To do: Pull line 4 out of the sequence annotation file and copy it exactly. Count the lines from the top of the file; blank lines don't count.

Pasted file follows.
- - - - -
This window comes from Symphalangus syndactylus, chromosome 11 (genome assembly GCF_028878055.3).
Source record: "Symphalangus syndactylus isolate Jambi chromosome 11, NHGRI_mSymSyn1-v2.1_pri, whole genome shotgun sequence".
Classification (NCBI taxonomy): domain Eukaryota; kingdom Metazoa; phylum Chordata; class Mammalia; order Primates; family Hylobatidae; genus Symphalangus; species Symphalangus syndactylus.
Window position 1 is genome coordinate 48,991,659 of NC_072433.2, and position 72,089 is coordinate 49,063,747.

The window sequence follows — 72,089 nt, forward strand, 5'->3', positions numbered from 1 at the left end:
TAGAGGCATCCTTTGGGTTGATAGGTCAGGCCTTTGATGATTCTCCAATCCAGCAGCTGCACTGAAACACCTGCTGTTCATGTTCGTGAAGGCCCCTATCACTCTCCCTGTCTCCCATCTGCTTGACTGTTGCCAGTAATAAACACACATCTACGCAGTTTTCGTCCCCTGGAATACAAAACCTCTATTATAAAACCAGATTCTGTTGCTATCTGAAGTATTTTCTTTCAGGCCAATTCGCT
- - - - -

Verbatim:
Window position 1 is genome coordinate 48,991,659 of NC_072433.2, and position 72,089 is coordinate 49,063,747.